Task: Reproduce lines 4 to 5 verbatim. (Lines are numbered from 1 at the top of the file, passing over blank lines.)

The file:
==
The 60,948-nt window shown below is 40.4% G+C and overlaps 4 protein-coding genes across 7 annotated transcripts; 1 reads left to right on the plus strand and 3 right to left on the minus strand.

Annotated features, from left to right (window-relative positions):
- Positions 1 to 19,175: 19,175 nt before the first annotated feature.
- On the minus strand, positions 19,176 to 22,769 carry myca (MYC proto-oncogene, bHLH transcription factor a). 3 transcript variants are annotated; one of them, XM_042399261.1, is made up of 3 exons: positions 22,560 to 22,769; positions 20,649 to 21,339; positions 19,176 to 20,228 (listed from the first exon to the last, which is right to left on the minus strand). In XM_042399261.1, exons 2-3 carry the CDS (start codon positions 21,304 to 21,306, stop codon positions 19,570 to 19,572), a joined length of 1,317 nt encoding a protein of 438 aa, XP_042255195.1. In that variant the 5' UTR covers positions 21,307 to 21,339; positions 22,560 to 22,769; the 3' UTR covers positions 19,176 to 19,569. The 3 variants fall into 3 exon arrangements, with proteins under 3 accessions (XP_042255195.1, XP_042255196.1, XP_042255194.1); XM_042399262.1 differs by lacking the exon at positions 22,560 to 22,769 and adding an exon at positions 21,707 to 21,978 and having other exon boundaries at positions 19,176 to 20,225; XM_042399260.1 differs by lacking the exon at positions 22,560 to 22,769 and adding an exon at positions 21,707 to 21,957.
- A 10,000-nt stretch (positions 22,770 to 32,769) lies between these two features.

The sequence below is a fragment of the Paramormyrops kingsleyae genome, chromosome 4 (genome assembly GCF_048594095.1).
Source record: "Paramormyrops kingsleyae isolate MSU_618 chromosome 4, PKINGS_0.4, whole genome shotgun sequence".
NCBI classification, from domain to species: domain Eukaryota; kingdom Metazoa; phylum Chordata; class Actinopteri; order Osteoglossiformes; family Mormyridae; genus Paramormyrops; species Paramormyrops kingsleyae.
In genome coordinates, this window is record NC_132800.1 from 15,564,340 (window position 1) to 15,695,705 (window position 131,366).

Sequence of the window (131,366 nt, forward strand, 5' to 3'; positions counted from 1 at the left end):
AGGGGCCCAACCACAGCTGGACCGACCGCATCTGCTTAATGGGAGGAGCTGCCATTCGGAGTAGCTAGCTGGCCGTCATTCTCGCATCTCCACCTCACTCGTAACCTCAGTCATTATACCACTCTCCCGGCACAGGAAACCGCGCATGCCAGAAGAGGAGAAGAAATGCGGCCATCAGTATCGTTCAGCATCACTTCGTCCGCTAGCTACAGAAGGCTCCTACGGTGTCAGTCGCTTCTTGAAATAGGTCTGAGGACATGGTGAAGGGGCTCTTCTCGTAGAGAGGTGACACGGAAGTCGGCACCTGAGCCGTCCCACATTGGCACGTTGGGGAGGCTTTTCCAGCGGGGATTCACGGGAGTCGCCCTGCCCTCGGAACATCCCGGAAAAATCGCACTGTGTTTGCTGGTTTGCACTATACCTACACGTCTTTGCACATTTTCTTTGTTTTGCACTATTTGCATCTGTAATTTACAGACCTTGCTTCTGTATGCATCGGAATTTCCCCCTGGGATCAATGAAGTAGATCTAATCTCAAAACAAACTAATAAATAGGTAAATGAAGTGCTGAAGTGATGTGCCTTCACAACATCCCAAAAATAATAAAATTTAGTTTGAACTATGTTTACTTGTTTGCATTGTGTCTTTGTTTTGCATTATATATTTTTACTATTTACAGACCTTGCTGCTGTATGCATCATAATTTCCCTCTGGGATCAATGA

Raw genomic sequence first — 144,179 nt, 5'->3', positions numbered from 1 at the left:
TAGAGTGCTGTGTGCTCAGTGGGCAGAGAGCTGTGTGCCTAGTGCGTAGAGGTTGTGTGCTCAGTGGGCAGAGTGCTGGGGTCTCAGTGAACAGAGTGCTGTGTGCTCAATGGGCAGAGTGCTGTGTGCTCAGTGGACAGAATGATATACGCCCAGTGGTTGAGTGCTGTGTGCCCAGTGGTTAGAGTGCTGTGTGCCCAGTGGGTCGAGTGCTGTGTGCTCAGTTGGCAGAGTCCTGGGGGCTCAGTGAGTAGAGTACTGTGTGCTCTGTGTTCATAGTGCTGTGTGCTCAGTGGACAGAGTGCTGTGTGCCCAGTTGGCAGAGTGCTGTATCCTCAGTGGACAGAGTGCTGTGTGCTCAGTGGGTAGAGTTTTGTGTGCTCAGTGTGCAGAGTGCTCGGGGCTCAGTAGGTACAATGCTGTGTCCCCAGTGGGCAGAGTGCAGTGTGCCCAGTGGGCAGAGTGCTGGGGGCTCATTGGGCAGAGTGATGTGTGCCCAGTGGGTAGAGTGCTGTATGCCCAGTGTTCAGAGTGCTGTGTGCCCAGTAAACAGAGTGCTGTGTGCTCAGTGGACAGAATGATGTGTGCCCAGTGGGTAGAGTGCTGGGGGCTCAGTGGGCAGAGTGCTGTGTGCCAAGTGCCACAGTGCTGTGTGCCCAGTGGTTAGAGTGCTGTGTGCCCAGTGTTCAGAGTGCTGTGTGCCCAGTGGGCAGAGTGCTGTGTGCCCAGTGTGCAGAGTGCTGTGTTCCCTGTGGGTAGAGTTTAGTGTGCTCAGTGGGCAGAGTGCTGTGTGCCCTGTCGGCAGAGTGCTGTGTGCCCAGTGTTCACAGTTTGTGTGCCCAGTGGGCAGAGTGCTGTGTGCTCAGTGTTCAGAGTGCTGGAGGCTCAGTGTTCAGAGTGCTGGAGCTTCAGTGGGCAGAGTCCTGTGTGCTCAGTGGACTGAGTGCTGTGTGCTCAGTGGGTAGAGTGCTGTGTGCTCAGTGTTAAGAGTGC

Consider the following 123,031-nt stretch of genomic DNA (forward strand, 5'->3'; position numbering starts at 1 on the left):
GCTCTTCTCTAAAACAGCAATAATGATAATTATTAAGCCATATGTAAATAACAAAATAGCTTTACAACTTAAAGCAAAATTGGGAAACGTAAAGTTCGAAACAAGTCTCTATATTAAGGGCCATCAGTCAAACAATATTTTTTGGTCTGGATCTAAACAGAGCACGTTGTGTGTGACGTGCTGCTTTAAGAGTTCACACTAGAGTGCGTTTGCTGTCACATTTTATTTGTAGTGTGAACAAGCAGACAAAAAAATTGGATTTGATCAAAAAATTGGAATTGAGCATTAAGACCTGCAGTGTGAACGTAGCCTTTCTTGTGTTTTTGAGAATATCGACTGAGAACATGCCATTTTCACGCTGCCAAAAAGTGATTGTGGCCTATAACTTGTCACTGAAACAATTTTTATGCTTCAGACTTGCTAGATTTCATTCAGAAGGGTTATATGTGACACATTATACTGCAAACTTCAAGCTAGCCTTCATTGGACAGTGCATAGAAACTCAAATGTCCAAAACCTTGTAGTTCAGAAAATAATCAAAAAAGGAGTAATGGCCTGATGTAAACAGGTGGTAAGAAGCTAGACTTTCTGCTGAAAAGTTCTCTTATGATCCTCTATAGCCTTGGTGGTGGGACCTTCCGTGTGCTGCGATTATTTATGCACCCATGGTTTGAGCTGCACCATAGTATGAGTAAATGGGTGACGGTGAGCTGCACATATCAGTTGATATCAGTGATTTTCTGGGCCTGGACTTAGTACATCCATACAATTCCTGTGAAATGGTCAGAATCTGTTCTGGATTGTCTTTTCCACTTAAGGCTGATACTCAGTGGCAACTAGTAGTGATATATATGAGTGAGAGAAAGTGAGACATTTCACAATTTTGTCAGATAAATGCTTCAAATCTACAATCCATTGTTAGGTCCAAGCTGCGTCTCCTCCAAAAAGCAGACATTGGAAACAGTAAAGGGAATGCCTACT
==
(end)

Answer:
- On the minus strand, positions 19,176 to 22,769 carry myca (MYC proto-oncogene, bHLH transcription factor a). 3 transcript variants are annotated; one of them, XM_042399261.1, is made up of 3 exons: positions 22,560 to 22,769; positions 20,649 to 21,339; positions 19,176 to 20,228 (listed from the first exon to the last, which is right to left on the minus strand). In XM_042399261.1, exons 2-3 carry the CDS (start codon positions 21,304 to 21,306, stop codon positions 19,570 to 19,572), a joined length of 1,317 nt encoding a protein of 438 aa, XP_042255195.1. In that variant the 5' UTR covers positions 21,307 to 21,339; positions 22,560 to 22,769; the 3' UTR covers positions 19,176 to 19,569. The 3 variants fall into 3 exon arrangements, with proteins under 3 accessions (XP_042255195.1, XP_042255196.1, XP_042255194.1); XM_042399262.1 differs by lacking the exon at positions 22,560 to 22,769 and adding an exon at positions 21,707 to 21,978 and having other exon boundaries at positions 19,176 to 20,225; XM_042399260.1 differs by lacking the exon at positions 22,560 to 22,769 and adding an exon at positions 21,707 to 21,957.
- A 10,000-nt stretch (positions 22,770 to 32,769) lies between these two features.